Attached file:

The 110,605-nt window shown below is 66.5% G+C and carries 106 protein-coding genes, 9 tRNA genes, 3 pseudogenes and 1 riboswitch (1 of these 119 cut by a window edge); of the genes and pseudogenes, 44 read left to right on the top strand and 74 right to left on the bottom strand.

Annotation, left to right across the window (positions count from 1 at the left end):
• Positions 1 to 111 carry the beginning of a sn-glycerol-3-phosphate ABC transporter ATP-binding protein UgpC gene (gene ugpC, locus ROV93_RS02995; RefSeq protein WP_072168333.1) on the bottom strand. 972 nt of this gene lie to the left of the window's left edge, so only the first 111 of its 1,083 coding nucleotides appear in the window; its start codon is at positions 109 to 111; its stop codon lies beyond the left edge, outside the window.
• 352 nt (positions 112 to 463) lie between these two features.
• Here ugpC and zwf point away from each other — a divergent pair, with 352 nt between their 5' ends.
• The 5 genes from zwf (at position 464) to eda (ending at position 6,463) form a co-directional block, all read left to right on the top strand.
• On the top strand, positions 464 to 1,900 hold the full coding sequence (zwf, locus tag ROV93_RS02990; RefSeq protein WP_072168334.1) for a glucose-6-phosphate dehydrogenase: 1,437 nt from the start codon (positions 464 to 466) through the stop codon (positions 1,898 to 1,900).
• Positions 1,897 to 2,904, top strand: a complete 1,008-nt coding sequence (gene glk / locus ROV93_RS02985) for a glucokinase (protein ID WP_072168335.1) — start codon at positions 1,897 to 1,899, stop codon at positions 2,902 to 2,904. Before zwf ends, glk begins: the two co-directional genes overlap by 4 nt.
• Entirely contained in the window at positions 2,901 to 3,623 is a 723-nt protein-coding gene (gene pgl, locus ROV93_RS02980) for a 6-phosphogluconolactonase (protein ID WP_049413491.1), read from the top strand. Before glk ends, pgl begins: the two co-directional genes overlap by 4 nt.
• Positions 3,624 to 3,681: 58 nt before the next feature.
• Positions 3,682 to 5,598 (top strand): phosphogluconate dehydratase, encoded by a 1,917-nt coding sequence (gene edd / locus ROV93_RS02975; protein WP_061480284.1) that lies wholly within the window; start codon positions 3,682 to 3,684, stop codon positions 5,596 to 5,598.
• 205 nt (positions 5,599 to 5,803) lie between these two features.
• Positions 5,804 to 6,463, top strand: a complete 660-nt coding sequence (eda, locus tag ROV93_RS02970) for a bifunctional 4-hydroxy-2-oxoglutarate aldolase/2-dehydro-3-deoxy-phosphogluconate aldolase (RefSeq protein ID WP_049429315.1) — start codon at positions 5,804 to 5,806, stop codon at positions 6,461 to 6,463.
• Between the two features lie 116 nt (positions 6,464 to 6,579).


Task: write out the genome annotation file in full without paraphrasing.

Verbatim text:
The 110,605-nt window shown below is 66.5% G+C and carries 106 protein-coding genes, 9 tRNA genes, 3 pseudogenes and 1 riboswitch (1 of these 119 cut by a window edge); of the genes and pseudogenes, 44 read left to right on the top strand and 74 right to left on the bottom strand.

Annotation, left to right across the window (positions count from 1 at the left end):
• Positions 1 to 111 carry the beginning of a sn-glycerol-3-phosphate ABC transporter ATP-binding protein UgpC gene (gene ugpC, locus ROV93_RS02995; RefSeq protein WP_072168333.1) on the bottom strand. 972 nt of this gene lie to the left of the window's left edge, so only the first 111 of its 1,083 coding nucleotides appear in the window; its start codon is at positions 109 to 111; its stop codon lies beyond the left edge, outside the window.
• 352 nt (positions 112 to 463) lie between these two features.
• Here ugpC and zwf point away from each other — a divergent pair, with 352 nt between their 5' ends.
• The 5 genes from zwf (at position 464) to eda (ending at position 6,463) form a co-directional block, all read left to right on the top strand.
• On the top strand, positions 464 to 1,900 hold the full coding sequence (zwf, locus tag ROV93_RS02990; RefSeq protein WP_072168334.1) for a glucose-6-phosphate dehydrogenase: 1,437 nt from the start codon (positions 464 to 466) through the stop codon (positions 1,898 to 1,900).
• Positions 1,897 to 2,904, top strand: a complete 1,008-nt coding sequence (gene glk / locus ROV93_RS02985) for a glucokinase (protein ID WP_072168335.1) — start codon at positions 1,897 to 1,899, stop codon at positions 2,902 to 2,904. Before zwf ends, glk begins: the two co-directional genes overlap by 4 nt.
• Entirely contained in the window at positions 2,901 to 3,623 is a 723-nt protein-coding gene (gene pgl, locus ROV93_RS02980) for a 6-phosphogluconolactonase (protein ID WP_049413491.1), read from the top strand. Before glk ends, pgl begins: the two co-directional genes overlap by 4 nt.
• Positions 3,624 to 3,681: 58 nt before the next feature.
• Positions 3,682 to 5,598 (top strand): phosphogluconate dehydratase, encoded by a 1,917-nt coding sequence (gene edd / locus ROV93_RS02975; protein WP_061480284.1) that lies wholly within the window; start codon positions 3,682 to 3,684, stop codon positions 5,596 to 5,598.
• 205 nt (positions 5,599 to 5,803) lie between these two features.
• Positions 5,804 to 6,463, top strand: a complete 660-nt coding sequence (eda, locus tag ROV93_RS02970) for a bifunctional 4-hydroxy-2-oxoglutarate aldolase/2-dehydro-3-deoxy-phosphogluconate aldolase (RefSeq protein ID WP_049429315.1) — start codon at positions 5,804 to 5,806, stop codon at positions 6,461 to 6,463.
• Between the two features lie 116 nt (positions 6,464 to 6,579).